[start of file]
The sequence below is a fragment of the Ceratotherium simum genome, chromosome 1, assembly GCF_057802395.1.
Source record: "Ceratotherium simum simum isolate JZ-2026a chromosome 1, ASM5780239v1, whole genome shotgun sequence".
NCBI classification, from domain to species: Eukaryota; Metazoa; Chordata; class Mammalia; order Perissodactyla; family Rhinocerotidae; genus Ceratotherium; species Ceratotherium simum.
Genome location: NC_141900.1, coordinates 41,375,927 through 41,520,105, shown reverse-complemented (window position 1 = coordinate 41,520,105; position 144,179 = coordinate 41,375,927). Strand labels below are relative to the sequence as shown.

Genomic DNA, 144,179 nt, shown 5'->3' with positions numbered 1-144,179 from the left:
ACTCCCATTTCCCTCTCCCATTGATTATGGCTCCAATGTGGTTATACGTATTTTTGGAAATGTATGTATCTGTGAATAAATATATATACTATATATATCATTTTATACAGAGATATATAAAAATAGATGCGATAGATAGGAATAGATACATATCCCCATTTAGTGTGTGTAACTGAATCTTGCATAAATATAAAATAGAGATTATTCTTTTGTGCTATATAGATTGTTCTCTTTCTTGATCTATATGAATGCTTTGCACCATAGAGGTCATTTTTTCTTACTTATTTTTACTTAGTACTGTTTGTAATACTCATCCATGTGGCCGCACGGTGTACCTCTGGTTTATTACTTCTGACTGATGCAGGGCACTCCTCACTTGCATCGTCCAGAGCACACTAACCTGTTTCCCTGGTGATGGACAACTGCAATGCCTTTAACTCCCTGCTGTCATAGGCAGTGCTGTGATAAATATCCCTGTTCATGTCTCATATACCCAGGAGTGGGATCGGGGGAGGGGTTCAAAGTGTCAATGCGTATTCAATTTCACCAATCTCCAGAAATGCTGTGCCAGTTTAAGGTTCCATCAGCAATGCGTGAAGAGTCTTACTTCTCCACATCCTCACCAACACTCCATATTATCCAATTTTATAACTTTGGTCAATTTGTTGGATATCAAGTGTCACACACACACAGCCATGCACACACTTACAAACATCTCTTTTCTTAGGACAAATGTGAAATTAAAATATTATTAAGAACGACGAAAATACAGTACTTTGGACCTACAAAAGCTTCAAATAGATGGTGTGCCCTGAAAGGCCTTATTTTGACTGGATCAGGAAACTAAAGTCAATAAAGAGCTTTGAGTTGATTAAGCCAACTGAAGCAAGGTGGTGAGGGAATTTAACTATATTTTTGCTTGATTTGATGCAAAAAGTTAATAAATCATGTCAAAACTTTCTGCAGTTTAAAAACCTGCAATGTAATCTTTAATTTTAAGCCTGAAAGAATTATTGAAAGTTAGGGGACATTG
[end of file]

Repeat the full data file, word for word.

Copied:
The sequence below is a fragment of the Ceratotherium simum genome, chromosome 1, assembly GCF_057802395.1.
Source record: "Ceratotherium simum simum isolate JZ-2026a chromosome 1, ASM5780239v1, whole genome shotgun sequence".
NCBI classification, from domain to species: Eukaryota; Metazoa; Chordata; class Mammalia; order Perissodactyla; family Rhinocerotidae; genus Ceratotherium; species Ceratotherium simum.
Genome location: NC_141900.1, coordinates 41,375,927 through 41,520,105, shown reverse-complemented (window position 1 = coordinate 41,520,105; position 144,179 = coordinate 41,375,927). Strand labels below are relative to the sequence as shown.

Genomic DNA, 144,179 nt, shown 5'->3' with positions numbered 1-144,179 from the left:
ACTCCCATTTCCCTCTCCCATTGATTATGGCTCCAATGTGGTTATACGTATTTTTGGAAATGTATGTATCTGTGAATAAATATATATACTATATATATCATTTTATACAGAGATATATAAAAATAGATGCGATAGATAGGAATAGATACATATCCCCATTTAGTGTGTGTAACTGAATCTTGCATAAATATAAAATAGAGATTATTCTTTTGTGCTATATAGATTGTTCTCTTTCTTGATCTATATGAATGCTTTGCACCATAGAGGTCATTTTTTCTTACTTATTTTTACTTAGTACTGTTTGTAATACTCATCCATGTGGCCGCACGGTGTACCTCTGGTTTATTACTTCTGACTGATGCAGGGCACTCCTCACTTGCATCGTCCAGAGCACACTAACCTGTTTCCCTGGTGATGGACAACTGCAATGCCTTTAACTCCCTGCTGTCATAGGCAGTGCTGTGATAAATATCCCTGTTCATGTCTCATATACCCAGGAGTGGGATCGGGGGAGGGGTTCAAAGTGTCAATGCGTATTCAATTTCACCAATCTCCAGAAATGCTGTGCCAGTTTAAGGTTCCATCAGCAATGCGTGAAGAGTCTTACTTCTCCACATCCTCACCAACACTCCATATTATCCAATTTTATAACTTTGGTCAATTTGTTGGATATCAAGTGTCACACACACACAGCCATGCACACACTTACAAACATCTCTTTTCTTAGGACAAATGTGAAATTAAAATATTATTAAGAACGACGAAAATACAGTACTTTGGACCTACAAAAGCTTCAAATAGATGGTGTGCCCTGAAAGGCCTTATTTTGACTGGATCAGGAAACTAAAGTCAATAAAGAGCTTTGAGTTGATTAAGCCAACTGAAGCAAGGTGGTGAGGGAATTTAACTATATTTTTGCTTGATTTGATGCAAAAAGTTAATAAATCATGTCAAAACTTTCTGCAGTTTAAAAACCTGCAATGTAATCTTTAATTTTAAGCCTGAAAGAATTATTGAAAGTTAGGGGACATTG